Sunset at Caddo Lake State Park in Texas
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5 Best State Parks in Texas for Camping


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Everything really is bigger in Texas, and that includes your camping trip options. The Lone Star State offers a variety of outdoor adventures across its vast lands, ranging between hiking rocky backcountry, fishing the state's best lakes, and even a bit of public hunting across diverse terrain. Camping in Texas is great not only because of the variety of activities, but because campsites are relatively easy to book. But with so many options, it might be difficult to narrow down where you would like to go camping, especially since gauging the weather can be tricky. While this state's summer heat is absolutely no joke, there are also plenty of places to cool down during the warmer weather months (a body of water almost always helps!). And the mild winters make it a great choice for northerners who want to escape the cold and snow when they can. Take it from a native Texan. Here's why these five state parks represent the best camping in Texas, along with more information on what you can do there and when you should visit.

Big Bend Ranch State Park

Big Bend Ranch State Park showing distant mountains

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Big Bend Ranch State Park, the largest state park in Texas, is a great alternative to Big Bend National Park and only two hours further towards the western portion of the state. Designated as an International Dark Sky Park, Big Bend Ranch is perfect for stargazing at night. This desert oasis is a great camping spot because it features 29 campgrounds with 138 scenic campsites that offer the best mountain views. Keep in mind that because the park is filled with rough, rocky terrain and deep canyons, it's not ideal to drive around with a big trailer or in a car that isn't off-road capable. But the park's variety of campsites include some that are for easy accessibility by smaller trailers. Most of the sites are drive-in primitive campsites, but they all cater specifically to your activities. There is hike-in camping for hikers and backpackers who want to explore the backcountry, and mountain-biking enthusiasts can book sites that provide easy access to trailheads. Some of the sites also have equestrian pens for those who want to go horseback riding. Other activities include bird watching, rafting, canoeing, or fishing in the Rio Grande River, as well as hunting on a drawn hunt setup. Application deadlines for drawn hunting are around mid-August.

The booking window is from the end of July to the end of December, and you can make reservations either that day or up to five months in advance. But make sure you think about the weather when you book your dates. According to the Texas Parks & Wildlife Department, temperatures typically rise over 100 degrees by late morning, can hit 130 degrees when the sun is completely out, and are even still at "dangerous levels" after sunset. While I wouldn't recommend visiting during the warm weather months up until mid-September, any time after that is a great time to camp. And don't forget to bring plenty of water. The park only has a couple of campsites that supply water since most of the others are for primitive camping.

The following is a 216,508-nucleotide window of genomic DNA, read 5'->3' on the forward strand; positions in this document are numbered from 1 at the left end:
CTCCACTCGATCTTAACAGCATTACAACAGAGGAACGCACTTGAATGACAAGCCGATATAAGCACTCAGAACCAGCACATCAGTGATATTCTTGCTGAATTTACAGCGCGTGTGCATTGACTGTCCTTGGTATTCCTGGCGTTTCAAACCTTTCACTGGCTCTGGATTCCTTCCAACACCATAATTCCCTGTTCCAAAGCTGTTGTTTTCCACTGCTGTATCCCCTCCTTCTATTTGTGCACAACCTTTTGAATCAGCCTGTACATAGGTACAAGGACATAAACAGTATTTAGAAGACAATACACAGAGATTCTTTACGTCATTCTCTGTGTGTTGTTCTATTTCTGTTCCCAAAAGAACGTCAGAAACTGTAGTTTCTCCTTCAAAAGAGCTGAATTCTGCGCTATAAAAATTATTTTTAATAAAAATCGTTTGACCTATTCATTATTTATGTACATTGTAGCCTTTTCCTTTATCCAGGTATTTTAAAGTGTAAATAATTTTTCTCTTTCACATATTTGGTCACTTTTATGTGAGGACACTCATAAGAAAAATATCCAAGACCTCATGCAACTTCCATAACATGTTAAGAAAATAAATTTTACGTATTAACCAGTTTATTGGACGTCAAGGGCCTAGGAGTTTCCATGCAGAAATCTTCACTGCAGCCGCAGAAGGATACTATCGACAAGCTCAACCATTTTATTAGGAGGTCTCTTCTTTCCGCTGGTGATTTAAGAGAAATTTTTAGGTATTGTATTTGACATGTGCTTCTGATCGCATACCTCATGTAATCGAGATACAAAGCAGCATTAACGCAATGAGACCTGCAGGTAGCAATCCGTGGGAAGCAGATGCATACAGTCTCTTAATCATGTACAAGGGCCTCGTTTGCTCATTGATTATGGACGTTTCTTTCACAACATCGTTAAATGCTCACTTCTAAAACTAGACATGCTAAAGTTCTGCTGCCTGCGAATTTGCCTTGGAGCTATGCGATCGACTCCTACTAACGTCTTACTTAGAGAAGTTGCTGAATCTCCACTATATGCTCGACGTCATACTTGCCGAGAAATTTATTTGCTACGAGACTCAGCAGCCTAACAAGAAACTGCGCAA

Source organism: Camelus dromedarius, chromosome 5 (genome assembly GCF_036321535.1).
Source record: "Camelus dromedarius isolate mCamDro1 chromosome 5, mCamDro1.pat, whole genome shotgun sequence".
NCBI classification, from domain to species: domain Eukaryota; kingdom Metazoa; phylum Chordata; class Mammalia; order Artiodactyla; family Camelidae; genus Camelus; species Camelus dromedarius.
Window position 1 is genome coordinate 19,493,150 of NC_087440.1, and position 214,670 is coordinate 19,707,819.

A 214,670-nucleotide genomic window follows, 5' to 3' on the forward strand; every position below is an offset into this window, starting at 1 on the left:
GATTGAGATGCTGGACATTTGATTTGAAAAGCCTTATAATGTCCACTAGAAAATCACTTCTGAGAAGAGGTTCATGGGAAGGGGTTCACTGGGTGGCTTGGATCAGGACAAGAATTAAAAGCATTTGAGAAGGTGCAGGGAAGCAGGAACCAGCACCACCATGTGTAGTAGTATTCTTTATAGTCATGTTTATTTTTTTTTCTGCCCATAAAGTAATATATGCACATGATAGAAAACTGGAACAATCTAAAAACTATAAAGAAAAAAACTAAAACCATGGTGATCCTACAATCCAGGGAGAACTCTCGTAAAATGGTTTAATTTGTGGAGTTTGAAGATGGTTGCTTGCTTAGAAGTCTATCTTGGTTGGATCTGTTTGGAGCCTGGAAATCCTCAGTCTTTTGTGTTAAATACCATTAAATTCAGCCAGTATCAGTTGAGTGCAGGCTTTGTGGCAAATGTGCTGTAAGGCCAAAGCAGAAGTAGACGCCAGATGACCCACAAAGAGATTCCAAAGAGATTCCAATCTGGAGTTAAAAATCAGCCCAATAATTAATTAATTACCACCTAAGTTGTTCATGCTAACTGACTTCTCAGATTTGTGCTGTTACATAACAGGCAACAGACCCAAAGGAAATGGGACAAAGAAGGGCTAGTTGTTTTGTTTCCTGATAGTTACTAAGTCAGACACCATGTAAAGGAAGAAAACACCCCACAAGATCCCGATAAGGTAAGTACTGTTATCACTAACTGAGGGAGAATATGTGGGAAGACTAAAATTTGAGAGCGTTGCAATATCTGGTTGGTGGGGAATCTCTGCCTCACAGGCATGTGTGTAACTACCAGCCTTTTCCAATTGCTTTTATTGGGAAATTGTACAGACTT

Address: 1900 S Sauceda Ranch Rd. Presidio, TX 79843
Phone: (432) 249-1801.

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Guadalupe River State Park

Huge V-Shaped Bald Cypress Tree on the River with Fall Foliage at Guadalupe State Park, Texas

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Camping with your family can be stressful at times, especially if you have younger kids. But just a short drive from Austin is Guadalupe River State Park, and it's a fantastic choice for a family-friendly vacation immersed in nature. Its three campgrounds have 88 total campsites with either electric or water hookups, as well as one full hookup. Each campground is unique in what it offers you and your kids. Cedar Sage is near the park's activity hub where the Children's Discovery Center is located. Turkey Sink's campsites are situated close together, making it very easy to make new camping friends. And Wagon Ford is the closest to the Guadalupe River, which means easy access to all the fun water recreation opportunities like tubing, swimming, paddling, and fishing. Other activities include biking, hiking, horseback riding, wildlife viewing, and also hunting.

The booking window is from the end of July to the end of December unless you're interested in the Amphitheater, which can be booked anytime throughout the year. Reservations can be made up to five months in advance. And if you want to ease your anxiety over forgetting a crucial trip necessity for the kids, let the professionals at Texas Park Outfitters help you out. They offer camping equipment rentals and setups for a price that's probably worth it if you're having a hard time keeping track of everything you'll need for your family getaway. They not only offer their services in Guadalupe State Park, but also at Enchanted Rock State Natural Area and Government Canyon State Natural Area.

Address: 3350 Park Road 31 Spring Branch, TX 78070
Phone: (830) 438-2656

Caddo Lake State Park